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No Pride In War, London 2017
No Pride In War, London 2017courtesy of Ashley Joiner

The documentary tracing the bright, spirited history of LGBTQ+ protest

Ashley Joiner’s Are You Proud? is an in-depth portrait of Pride – from the Gay Liberation Front’s first event to controversial corporate sponsorship

Growing up, Ashley Joiner felt a sense of disparity between the working-class environment he was in, where he barely knew or saw any gay people, and his need for a supportive LGBTQ+ community as he began to discover his own sexuality as a gay man. His new film Are You Proud? was born of a desire to better understand and be a part of queer culture, but it mutated into something much, much bigger: a beautiful testament to past and contemporary LGBTQ+ activism in Britain, a portrait of why we have Pride to begin with, and why we still need it. 

Joiner’s film brings together rare archive footage of historical campaigns such as the Gay Liberation Front’s first Pride event in Britain in 1972 and 1980s AIDS activist marches in the UK, and melds it with numerous interviews with prominent members of today’s LGBTQ+ community, such as Lady Phyll from UK Black Pride, or campaigner Peter Tatchell. By looking at the various incarnations of “Pride” – from Queer Picnic, to Brighton Trans Pride, to Pride in London (the city’s main event) – it also asks: are more Prides a good thing or a bad thing? 

50 years on since the Stonewall riots, 2019 provides the perfect time to question the extent to which fundamental LGBTQ+ rights have been achieved in Britain and beyond. Joiner acknowledges the huge amount of progress the UK has made in terms of legislation and cultural attitudes towards the LGBTQ+ community, but he encourages us not to get complacent. His film galvanises viewers to go out and march for what they believe in, as well as encouraging an appreciation of the re-energised solidarity within the LGBTQ+ community.

Here, he delves deeper into how the project came about, the importance of intersectionality, and discusses the ever-contentious issue of the pink pound.

So, why did you choose now to launch this film now? 

Ashley Joiner: I actually started researching the project five years ago, and I spent two years trying to get the project made. I really struggled to get the funding, or find people willing to contribute, because a lot of the feedback was, ’why do we need a documentary about Pride?’ It wasn’t until the shooting in Orlando in 2016 that people started to understand why I wanted to document our history. The first day of filming was actually at the Orlando vigil in Soho. It was really an incredible moment for us as a community in London. I’m glad that discussions around our history and Pride have grown since then, and not just as a response to the film. I think people are realising that the realities LGBTQ+ people face don’t stop at wanting equal marriage. I really hope that the film coming out now adds to this conversation.

You mentioned how long this project has been in the pipeline for, how did you go about researching it? And how did you decide on the structure of the film?

Ashley Joiner: Before I started filming, I looked into our history but it was a lot of reading and most of it wasn't personable. So much of our history has been erased and so we are now in a process of trying to unearth our history. It was only around the time of the vigil that I started getting actively involved in community groups – and not just with those associated with the film. I started meeting other people in the community on an individual and personal level, and then the story really started to take shape. For instance, Lisa Power wrote an incredible book called No Bath But Plenty of Bubbles that influenced me a lot, but reading just isn’t the same as meeting people in real life and getting their personal stories.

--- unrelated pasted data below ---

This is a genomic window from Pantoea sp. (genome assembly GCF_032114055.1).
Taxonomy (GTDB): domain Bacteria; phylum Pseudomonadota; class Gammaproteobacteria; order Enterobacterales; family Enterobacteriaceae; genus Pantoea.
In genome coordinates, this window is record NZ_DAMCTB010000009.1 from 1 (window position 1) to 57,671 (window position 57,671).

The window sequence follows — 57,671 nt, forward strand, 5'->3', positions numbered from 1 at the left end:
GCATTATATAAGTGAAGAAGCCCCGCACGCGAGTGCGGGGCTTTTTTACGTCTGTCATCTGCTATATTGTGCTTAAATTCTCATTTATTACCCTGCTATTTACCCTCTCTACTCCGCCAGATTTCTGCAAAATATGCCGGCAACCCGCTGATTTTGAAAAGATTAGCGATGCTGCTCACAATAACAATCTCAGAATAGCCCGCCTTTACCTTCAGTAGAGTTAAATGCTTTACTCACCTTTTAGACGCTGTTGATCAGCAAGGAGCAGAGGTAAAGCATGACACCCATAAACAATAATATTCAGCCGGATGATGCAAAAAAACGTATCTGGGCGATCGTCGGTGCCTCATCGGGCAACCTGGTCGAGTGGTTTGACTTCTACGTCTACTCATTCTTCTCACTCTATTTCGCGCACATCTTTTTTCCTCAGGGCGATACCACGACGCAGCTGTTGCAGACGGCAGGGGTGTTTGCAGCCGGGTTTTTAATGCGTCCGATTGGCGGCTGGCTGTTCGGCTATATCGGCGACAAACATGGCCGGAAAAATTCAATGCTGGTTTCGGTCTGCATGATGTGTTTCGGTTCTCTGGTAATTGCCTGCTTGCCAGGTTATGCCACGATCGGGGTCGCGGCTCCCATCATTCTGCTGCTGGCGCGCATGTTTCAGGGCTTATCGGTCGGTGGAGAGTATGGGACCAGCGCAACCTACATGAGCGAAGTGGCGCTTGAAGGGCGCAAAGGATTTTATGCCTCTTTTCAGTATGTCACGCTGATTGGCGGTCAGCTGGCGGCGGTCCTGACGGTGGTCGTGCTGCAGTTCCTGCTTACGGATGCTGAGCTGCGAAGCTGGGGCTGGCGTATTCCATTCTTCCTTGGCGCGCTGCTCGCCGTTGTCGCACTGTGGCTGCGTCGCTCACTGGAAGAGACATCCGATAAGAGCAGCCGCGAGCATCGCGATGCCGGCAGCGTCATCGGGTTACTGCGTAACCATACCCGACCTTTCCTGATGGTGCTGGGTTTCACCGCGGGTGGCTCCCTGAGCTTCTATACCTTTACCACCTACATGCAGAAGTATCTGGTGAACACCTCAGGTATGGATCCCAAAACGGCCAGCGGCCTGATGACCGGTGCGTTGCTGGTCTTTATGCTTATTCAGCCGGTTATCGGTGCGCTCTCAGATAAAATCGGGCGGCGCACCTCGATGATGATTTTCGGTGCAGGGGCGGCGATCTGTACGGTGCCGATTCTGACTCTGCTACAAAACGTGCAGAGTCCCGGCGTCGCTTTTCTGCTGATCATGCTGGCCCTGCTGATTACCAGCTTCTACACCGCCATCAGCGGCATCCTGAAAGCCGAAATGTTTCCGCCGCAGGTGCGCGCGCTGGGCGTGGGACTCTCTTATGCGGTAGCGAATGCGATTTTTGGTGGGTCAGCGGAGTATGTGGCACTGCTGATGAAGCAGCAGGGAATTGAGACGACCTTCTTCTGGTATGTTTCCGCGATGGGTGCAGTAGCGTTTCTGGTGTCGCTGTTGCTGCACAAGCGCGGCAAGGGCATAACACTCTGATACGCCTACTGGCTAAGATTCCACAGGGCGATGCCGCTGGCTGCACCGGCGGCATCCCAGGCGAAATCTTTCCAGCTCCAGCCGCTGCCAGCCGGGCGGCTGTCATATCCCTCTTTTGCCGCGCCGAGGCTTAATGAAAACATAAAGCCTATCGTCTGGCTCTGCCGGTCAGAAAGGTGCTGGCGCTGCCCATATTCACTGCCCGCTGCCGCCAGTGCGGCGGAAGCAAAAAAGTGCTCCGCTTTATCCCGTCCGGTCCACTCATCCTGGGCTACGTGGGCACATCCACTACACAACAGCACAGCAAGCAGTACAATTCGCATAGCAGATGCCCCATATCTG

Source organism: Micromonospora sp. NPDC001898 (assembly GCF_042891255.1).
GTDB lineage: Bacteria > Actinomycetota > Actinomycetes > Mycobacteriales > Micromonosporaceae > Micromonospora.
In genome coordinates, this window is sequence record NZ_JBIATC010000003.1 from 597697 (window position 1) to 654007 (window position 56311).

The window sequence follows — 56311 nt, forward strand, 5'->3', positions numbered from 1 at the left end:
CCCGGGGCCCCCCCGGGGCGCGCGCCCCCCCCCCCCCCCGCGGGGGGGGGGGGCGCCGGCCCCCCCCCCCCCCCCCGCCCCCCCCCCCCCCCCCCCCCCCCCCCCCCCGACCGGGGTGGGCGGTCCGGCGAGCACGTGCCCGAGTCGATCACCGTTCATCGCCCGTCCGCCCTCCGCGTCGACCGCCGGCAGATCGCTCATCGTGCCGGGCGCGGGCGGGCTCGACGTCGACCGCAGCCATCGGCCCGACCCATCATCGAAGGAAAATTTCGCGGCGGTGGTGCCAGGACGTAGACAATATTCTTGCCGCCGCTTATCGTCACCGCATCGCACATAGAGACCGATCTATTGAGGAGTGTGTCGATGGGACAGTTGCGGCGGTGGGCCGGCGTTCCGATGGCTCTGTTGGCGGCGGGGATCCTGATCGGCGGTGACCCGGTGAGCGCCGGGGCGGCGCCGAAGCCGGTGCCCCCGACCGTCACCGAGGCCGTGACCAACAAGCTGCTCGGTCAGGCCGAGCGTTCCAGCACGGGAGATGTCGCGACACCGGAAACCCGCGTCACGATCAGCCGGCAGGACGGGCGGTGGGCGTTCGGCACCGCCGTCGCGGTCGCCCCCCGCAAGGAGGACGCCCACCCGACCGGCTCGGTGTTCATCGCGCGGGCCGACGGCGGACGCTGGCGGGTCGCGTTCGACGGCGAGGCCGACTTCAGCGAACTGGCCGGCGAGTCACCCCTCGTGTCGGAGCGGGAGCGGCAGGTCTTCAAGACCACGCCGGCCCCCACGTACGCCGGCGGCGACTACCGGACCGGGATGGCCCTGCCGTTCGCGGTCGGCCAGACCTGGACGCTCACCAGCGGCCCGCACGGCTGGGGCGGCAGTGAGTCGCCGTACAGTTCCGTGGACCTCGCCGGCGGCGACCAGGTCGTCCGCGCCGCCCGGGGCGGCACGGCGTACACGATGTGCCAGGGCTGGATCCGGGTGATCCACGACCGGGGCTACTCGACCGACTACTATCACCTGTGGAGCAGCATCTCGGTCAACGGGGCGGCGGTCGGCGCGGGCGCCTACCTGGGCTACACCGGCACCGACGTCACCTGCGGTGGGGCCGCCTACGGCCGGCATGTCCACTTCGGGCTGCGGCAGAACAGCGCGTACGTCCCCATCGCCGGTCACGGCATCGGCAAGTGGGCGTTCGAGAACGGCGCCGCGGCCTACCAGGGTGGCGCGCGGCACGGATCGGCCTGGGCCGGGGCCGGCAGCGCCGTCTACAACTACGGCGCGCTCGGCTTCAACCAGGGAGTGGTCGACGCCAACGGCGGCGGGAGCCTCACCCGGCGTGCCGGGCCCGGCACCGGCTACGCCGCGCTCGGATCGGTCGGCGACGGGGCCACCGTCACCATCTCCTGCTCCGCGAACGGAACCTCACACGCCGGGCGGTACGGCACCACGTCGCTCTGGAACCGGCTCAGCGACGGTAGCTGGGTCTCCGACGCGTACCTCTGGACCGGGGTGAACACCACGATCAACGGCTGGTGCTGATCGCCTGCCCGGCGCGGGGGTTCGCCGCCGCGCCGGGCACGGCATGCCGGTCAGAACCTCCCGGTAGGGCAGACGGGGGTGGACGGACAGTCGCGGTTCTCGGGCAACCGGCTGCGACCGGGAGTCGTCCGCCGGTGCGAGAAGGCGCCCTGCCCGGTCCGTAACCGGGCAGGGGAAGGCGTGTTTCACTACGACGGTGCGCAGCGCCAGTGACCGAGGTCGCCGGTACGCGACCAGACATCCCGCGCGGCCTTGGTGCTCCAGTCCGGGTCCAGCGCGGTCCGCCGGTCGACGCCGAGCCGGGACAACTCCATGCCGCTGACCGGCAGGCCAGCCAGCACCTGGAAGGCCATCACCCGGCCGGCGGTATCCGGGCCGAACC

So the film really was an exploration that was constantly evolving as I was meeting new people; as I met one person, they would introduce me to another and it would really grow from there. Then, when we got to the editing process, we didn’t have a predetermined narrative or structure which is why it’s not in chronological order. Instead, we looked at reoccuring themes and really worked with the content rather than trying to prescribe what the narrative should be. This film really has been made by the community for the community – we listened to what people thought were the most important topics to cover and put that forward.

Intersectionality is such a prominent theme throughout the film and how it’s been, and still is, such a learning curve for the community...
Ashley Joiner:
One of the most important things we need to realise is that, if one group is oppressed, then we are all feeling that oppression. When Huey P. Newton – who was leading the Black Panthers – invited the Gay Liberation Movement and the Women’s Movement together to join their revolutionary ranks, there was an understanding that we are all interconnected and we need to fight for each other. That’s something that has been lost in many movements, not just the LGBTQ+ movement.

But there is this new, re-energised understanding that we do need to come together. Especially in the UK where our new Prime Minister has attacked pretty much every marginalised group. All of that oppression is instantly connected, so I hope the film shows that. I think that’s also why it’s not a chronological film – because we need to understand that those oppressions perceived as being in the past are still an issue today for some people.